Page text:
Research Article: Relationship between very low low-density lipoprotein cholesterol concentrations not due to statin therapy and risk of type 2 diabetes: A US-based cross-sectional observational study using electronic health records

Date Published: August 28, 2018

Publisher: Public Library of Science

Author(s): QiPing Feng, Wei-Qi Wei, Cecilia P. Chung, Rebecca T. Levinson, Alexandra C. Sundermann, Jonathan D. Mosley, Lisa Bastarache, Jane F. Ferguson, Nancy J. Cox, Dan M. Roden, Joshua C. Denny, MacRae F. Linton, Digna R. Velez Edwards, C. Michael Stein, Sanjay Basu

Abstract: BackgroundObservations from statin clinical trials and from Mendelian randomization studies suggest that low low-density lipoprotein cholesterol (LDL-C) concentrations may be associated with increased risk of type 2 diabetes mellitus (T2DM). Despite the findings from statin clinical trials and genetic studies, there is little direct evidence implicating low LDL-C concentrations in increased risk of T2DM.Methods and findingsWe used de-identified electronic health records (EHRs) at Vanderbilt University Medical Center to compare the risk of T2DM in a cross-sectional study among individuals with very low (≤60 mg/dl, N = 8,943) and normal (90–130 mg/dl, N = 71,343) LDL-C levels calculated using the Friedewald formula. LDL-C levels associated with statin use, hospitalization, or a serum albumin level < 3 g/dl were excluded. We used a 2-phase approach: in 1/3 of the sample (discovery) we used T2DM phenome-wide association study codes (phecodes) to identify cases and controls, and in the remaining 2/3 (validation) we identified T2DM cases and controls using a validated algorithm. The analysis plan for the validation phase was constructed at the time of the design of that component of the study. The prevalence of T2DM in the very low and normal LDL-C groups was compared using logistic regression with adjustment for age, race, sex, body mass index (BMI), high-density lipoprotein cholesterol, triglycerides, and duration of care. Secondary analyses included prespecified stratification by sex, race, BMI, and LDL-C level. In the discovery cohort, phecodes related to T2DM were significantly more frequent in the very low LDL-C group. In the validation cohort (N = 33,039 after applying the T2DM algorithm to identify cases and controls), the risk of T2DM was increased in the very low compared to normal LDL-C group (odds ratio [OR] 2.06, 95% CI 1.80–2.37; P < 2 × 10−16). The findings remained significant in sensitivity analyses. The association between low LDL-C levels and T2DM was significant in males (OR 2.43, 95% CI 2.00–2.95; P < 2 × 10−16) and females (OR 1.74, 95% CI 1.42–2.12; P = 6.88 × 10−8); in normal weight (OR 2.18, 95% CI 1.59–2.98; P = 1.1× 10−6), overweight (OR 2.17, 95% CI 1.65–2.83; P = 1.73× 10−8), and obese (OR 2.00, 95% CI 1.65–2.41; P = 8 × 10−13) categories; and in individuals with LDL-C < 40 mg/dl (OR 2.31, 95% CI 1.71–3.10; P = 3.01× 10−8) and LDL-C 40–60 mg/dl (OR 1.99, 95% CI 1.71–2.32; P < 2.0× 10−16). The association was significant in individuals of European ancestry (OR 2.67, 95% CI 2.25–3.17; P < 2 × 10−16) but not in those of African ancestry (OR 1.09, 95% CI 0.81–1.46; P = 0.56). A limitation was that we only compared groups with very low and normal LDL-C levels; also, since this was not an inception cohort, we cannot exclude the possibility of reverse causation.ConclusionsVery low LDL-C concentrations occurring in the absence of statin treatment were significantly associated with T2DM risk in a large EHR population; this increased risk was present in both sexes and all BMI categories, and in individuals of European ancestry but not of African ancestry. Longitudinal cohort studies to assess the relationship between very low LDL-C levels not associated with lipid-lowering therapy and risk of developing T2DM will be important.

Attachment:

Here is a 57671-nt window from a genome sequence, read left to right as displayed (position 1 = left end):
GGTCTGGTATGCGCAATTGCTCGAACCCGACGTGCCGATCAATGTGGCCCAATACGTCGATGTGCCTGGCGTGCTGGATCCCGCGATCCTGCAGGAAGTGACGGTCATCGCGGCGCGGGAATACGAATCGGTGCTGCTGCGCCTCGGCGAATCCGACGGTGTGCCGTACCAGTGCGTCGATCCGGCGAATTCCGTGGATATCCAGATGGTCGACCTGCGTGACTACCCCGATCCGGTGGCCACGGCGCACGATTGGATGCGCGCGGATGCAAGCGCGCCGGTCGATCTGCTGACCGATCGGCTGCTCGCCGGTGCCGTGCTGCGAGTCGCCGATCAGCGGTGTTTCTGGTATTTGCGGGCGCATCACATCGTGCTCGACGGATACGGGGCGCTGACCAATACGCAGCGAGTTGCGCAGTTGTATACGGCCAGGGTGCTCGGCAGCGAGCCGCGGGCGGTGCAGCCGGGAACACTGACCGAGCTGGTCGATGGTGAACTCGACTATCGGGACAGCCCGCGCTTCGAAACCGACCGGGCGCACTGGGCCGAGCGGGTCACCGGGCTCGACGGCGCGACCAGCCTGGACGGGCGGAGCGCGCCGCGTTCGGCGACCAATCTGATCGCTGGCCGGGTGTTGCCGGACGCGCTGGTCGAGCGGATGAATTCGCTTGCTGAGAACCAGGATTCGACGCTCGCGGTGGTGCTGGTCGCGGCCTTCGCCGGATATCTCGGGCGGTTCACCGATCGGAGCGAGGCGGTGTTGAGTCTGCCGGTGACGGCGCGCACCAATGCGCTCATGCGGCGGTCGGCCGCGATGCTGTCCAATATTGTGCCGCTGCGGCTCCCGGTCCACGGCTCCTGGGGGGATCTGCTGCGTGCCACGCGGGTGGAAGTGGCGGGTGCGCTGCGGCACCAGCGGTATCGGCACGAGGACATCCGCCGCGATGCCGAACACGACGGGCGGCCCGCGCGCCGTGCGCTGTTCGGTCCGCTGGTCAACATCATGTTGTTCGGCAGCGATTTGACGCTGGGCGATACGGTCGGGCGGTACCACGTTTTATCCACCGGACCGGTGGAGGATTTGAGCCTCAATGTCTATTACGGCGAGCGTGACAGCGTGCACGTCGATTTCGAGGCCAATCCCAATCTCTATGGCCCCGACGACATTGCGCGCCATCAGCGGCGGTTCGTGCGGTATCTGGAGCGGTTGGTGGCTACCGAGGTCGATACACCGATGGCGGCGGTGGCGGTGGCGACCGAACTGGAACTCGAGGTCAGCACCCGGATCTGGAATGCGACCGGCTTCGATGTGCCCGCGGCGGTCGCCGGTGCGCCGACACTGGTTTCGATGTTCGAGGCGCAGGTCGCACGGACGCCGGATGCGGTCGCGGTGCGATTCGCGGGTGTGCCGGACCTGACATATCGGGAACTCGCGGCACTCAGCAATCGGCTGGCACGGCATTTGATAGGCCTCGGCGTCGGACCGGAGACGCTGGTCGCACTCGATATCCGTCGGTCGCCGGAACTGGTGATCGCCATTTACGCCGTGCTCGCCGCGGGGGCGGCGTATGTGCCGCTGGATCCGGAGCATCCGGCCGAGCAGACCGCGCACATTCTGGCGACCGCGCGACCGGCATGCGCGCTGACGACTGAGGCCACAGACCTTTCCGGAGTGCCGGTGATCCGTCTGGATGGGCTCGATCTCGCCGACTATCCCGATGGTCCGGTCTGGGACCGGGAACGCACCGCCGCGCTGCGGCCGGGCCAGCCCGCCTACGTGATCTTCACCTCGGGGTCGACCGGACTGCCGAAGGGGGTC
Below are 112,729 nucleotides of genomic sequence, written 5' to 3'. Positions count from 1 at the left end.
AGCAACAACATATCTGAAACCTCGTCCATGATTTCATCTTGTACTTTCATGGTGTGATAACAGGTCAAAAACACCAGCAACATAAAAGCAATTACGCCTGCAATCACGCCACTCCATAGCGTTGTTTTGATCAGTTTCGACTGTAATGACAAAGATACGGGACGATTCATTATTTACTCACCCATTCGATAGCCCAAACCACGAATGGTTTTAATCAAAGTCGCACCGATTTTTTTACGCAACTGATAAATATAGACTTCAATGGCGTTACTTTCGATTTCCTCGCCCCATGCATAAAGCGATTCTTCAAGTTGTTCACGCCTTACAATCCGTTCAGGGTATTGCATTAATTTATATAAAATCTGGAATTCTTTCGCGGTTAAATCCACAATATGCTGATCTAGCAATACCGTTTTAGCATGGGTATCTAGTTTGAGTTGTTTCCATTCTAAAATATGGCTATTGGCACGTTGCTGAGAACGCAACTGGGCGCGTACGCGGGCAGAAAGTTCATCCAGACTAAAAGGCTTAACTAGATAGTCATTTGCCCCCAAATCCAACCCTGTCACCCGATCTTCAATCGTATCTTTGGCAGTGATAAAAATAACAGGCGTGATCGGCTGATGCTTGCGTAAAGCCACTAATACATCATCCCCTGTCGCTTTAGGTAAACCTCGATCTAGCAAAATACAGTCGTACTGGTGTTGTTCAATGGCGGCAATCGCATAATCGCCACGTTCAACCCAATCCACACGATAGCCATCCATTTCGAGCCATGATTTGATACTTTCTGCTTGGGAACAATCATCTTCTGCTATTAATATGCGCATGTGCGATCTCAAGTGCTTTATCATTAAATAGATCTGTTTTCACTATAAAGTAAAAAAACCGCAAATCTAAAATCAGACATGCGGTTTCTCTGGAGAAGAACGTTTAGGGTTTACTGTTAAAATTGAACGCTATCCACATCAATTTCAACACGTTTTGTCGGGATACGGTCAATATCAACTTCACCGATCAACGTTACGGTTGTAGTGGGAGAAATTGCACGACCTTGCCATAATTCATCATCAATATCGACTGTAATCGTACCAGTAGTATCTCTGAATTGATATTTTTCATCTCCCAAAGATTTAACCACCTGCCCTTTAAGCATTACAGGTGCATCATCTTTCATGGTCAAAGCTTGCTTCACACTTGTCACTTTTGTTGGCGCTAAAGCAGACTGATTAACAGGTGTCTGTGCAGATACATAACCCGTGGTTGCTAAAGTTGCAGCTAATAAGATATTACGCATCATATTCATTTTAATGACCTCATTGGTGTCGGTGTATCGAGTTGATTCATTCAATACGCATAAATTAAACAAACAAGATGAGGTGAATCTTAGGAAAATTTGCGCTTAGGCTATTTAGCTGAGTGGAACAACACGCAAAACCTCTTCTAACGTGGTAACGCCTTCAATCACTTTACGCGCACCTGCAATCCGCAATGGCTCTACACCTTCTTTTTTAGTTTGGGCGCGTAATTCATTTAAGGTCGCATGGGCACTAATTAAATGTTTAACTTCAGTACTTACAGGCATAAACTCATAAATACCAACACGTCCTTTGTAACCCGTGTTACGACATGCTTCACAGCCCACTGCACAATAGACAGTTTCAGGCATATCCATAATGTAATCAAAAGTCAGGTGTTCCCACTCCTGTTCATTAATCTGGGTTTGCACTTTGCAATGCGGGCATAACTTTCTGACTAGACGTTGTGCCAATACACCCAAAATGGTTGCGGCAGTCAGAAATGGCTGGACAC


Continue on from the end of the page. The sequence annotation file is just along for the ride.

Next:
Partial Text: Drugs such as HMG-CoA reductase inhibitors (statins) lower low-density lipoprotein cholesterol (LDL-C) concentrations and are effective for primary and secondary prevention of coronary artery disease [1–3]. However, statin therapy is associated with an approximately 9%–12% increase in the risk of new-onset type 2 diabetes mellitus (T2DM) [4,5]. The risk of diabetes could be increased by statins directly, and, in keeping with this possibility, the risk could be increased with higher doses [6]; however, genetic approaches have also implicated low LDL-C concentrations as a risk factor for T2DM.

We identified 8,943 individuals with low (≤60 mg/dl) and 71,343 individuals with normal (90–130 mg/dl) LDL-C concentrations. Compared to the normal LDL-C group, individuals with low LDL-C were younger, had lower BMI and triglycerides, and were more likely to be female and of African ancestry (Tables 1 and S2). The normal and low LDL-C groups had similar sex distribution, HDL-C levels, and length of EHR. The discovery group was composed of 2,982 individuals with low and 23,771 with normal LDL-C concentrations; the validation group had 5,961 individuals with low and 47,572 with normal LDL-C (Fig 1).

The major new finding of the study is that low LDL-C concentrations occurring independently of statin treatment were associated with a 2-fold increased risk of T2DM.

Source:

http://doi.org/10.1371/journal.pmed.1002642

 

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